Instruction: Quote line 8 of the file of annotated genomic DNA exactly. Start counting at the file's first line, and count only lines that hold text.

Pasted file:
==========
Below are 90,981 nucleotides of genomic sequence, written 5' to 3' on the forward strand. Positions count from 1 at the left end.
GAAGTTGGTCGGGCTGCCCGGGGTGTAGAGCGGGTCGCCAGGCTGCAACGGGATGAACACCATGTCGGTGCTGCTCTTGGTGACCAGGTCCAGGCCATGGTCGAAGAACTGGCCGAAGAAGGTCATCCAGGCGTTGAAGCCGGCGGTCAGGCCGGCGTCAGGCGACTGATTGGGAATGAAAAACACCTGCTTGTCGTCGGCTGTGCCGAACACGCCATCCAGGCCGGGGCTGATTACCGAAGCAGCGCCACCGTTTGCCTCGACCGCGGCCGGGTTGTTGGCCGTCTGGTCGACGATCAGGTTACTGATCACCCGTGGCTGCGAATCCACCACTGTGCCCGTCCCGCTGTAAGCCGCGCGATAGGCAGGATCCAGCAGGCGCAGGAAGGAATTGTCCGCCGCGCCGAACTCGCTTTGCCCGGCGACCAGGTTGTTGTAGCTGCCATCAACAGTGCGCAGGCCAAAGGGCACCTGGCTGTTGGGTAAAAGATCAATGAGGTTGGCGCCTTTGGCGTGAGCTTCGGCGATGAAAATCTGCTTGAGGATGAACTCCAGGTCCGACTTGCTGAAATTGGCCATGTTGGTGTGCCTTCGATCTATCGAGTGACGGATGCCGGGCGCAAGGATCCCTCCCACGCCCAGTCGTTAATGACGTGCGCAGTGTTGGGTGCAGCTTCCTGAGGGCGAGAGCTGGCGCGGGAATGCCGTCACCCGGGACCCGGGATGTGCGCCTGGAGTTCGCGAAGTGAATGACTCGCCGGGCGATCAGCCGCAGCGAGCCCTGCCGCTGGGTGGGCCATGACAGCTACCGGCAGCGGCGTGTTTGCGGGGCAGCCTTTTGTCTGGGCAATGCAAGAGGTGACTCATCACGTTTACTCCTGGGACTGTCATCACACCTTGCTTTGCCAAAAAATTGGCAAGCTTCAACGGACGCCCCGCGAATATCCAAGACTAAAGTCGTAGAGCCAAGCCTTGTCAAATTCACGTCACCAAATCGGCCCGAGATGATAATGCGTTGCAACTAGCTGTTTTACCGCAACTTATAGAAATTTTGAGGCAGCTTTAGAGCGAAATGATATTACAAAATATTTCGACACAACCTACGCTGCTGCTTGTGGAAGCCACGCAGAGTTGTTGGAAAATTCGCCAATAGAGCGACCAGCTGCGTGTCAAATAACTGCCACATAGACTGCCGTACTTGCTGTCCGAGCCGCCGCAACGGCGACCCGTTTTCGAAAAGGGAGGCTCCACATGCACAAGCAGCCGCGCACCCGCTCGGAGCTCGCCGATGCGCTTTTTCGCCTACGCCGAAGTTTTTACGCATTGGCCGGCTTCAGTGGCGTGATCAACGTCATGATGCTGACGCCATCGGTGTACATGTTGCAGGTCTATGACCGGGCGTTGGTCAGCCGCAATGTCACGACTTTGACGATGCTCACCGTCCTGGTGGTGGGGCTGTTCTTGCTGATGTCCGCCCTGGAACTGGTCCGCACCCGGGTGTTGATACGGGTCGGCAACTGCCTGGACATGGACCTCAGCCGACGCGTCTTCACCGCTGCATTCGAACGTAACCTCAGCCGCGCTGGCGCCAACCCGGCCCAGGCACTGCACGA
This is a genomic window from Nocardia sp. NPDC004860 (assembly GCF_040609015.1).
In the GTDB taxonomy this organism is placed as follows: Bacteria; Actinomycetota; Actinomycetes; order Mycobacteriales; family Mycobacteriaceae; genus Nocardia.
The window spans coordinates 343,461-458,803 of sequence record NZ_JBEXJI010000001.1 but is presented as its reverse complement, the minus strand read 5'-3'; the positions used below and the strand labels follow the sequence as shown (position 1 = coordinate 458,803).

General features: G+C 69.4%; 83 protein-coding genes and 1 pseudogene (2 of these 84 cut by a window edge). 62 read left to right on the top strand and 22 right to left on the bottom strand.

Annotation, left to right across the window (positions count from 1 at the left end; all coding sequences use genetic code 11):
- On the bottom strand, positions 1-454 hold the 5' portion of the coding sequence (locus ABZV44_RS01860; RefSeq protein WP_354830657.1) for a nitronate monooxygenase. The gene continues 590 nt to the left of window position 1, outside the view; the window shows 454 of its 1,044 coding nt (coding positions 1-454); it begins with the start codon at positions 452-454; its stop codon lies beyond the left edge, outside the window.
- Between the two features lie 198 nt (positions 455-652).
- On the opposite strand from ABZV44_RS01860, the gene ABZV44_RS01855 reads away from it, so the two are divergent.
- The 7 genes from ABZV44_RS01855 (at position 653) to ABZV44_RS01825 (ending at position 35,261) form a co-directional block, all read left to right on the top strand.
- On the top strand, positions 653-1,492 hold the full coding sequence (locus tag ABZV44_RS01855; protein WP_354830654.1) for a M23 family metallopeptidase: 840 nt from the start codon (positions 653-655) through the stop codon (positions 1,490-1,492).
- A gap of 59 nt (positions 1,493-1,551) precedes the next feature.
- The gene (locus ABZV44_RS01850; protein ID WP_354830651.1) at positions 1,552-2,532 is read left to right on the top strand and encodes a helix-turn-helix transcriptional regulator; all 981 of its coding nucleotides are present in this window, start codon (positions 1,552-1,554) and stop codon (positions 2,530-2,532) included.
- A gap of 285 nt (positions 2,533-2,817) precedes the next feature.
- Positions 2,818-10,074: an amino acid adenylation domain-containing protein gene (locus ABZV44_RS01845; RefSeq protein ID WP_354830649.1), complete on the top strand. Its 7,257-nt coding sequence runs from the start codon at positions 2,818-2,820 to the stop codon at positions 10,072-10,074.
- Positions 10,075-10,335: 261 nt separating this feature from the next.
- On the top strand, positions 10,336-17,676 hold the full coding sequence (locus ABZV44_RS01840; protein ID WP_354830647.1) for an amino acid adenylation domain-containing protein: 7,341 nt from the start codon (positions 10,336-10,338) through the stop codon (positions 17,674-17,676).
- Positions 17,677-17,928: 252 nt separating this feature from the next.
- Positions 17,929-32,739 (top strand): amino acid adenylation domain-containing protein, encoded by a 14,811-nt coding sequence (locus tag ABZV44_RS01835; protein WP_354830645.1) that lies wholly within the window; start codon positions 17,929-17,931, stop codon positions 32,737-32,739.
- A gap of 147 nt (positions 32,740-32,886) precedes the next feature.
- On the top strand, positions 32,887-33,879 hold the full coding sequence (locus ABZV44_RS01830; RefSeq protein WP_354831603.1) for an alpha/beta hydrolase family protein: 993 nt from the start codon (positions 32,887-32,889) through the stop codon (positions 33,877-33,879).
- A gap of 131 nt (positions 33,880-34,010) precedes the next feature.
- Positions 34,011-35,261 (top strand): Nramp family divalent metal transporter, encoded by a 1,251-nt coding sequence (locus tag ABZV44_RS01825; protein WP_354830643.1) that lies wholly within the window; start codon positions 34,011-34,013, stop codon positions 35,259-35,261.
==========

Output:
- On the bottom strand, positions 1-454 hold the 5' portion of the coding sequence (locus ABZV44_RS01860; RefSeq protein WP_354830657.1) for a nitronate monooxygenase. The gene continues 590 nt to the left of window position 1, outside the view; the window shows 454 of its 1,044 coding nt (coding positions 1-454); it begins with the start codon at positions 452-454; its stop codon lies beyond the left edge, outside the window.